Where To Now For Leeds Plans For A Modern Transport Network?

Illustration by Steve Spencer

Leeds’ desire to create a transport system fit for Yorkshire’s premier city was dealt a serious blow when Minister for Transport, Lord Ahmad came down on the side of a planning inspector’s advice not to let the New Generation Transport (NGT) trolley bus scheme to go ahead.

It’s the latest in nearly three decade of setbacks to blight Leeds plans to improve its traffic choked roads. Early plans to build a light rail network between Seacroft and the city centre in 1988 failed due to disagreements within the council. Leeds then put its hopes in the Supertram scheme similar to those operation in other cities like Manchester, Newcastle, Sheffield and Nottingham. When plans were unveiled in 1991 the cost of the scheme was around £100m. Holdups due to lack of government funding delayed progress until 2001 when Labour’s John Prescott gave Leeds Supertram the green light. By now the cost had risen to £500m. More delays, crisis talks with the Department for Transport and escalating costs of up to £1bn, meant that by 2005 Leeds hopes of a Supertram network were dashed against the rocks.

In line with government advice the city now rested its hopes in a trolley bus scheme known as New Generation Transport (NGT). After initial delays, deputy Prime Minister (2010-15) Nick Clegg announced the £250m scheme would go ahead. However, a lengthy public enquiry again thwarted progress. One thousand objections to the NGT scheme were sent to the Department for Transport stating that it would have a negative impact on the environment and heritage along the A660. This was enough to convince Lord Ahmad to scrap the scheme, leaving Leeds without a modern transport system while other Northern economic centres continue to have the advantage such a system provides.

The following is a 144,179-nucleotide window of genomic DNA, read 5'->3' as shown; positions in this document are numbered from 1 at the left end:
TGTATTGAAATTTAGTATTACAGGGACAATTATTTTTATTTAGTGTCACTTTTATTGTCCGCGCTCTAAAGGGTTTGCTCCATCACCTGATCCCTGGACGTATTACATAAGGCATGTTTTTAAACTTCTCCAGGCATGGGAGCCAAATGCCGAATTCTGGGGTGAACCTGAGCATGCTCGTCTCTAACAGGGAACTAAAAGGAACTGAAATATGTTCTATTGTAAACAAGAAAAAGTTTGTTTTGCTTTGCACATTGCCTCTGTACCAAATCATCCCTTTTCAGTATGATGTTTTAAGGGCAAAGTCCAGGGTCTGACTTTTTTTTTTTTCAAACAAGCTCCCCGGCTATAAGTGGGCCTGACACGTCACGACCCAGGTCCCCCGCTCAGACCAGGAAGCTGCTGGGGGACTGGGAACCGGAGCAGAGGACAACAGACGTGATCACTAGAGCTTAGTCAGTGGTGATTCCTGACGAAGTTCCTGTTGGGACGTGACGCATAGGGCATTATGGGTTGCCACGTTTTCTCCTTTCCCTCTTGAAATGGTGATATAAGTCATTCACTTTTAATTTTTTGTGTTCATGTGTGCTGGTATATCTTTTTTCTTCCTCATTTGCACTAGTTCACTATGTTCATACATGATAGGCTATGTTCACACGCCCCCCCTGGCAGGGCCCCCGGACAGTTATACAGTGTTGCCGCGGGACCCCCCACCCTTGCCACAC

Leader of Leeds City Council, Judith Blake commented that “Leeds had been let down by successive Governments in Whitehall on transport, first Supertram and now with NGT, each occasion setting public transport in the city back many years.”

“Hope You Kept Our Bowler Hats Safe And Dry Mr. Bingley? Looks Like We May Need Them Again”

Illustration by Steve Spencer

Bradford & Bingley Action Group (BBAG) chairman, David Blundell, has written to the chancellor, George Osborne, in an attempt to resurrect the Bradford & Bingley.

The former bank and building society was partially nationalised and broken up during the financial crisis of 2008. In a controversial move, shares were reduced to zero value leading to the assets of nearly one million B&B shareholders been made worthless.

The mortgage element of B&B’s business was transferred to government business UK Asset Resolution (UKAR) who are in the process of running down the mortgage side and have already sold some assets on to other finance companies. B&B’s high street presence disappeared altogether when Spanish bank, Santander, bought the branches and absorbed the savings side of the business.

Mr Blundell’s letter to the chancellor appeals to Mr. Osborne’s aspirations of a Northern Powerhouse stating “In the past you have spoken eloquently of your ambition to develop a Northern Powerhouse. Restoring B&B as a viable business would be a major step forward in achieving this goal whilst increasing competition in the banking sector and ensuring Bingley would again become the thriving and prosperous community it once was.”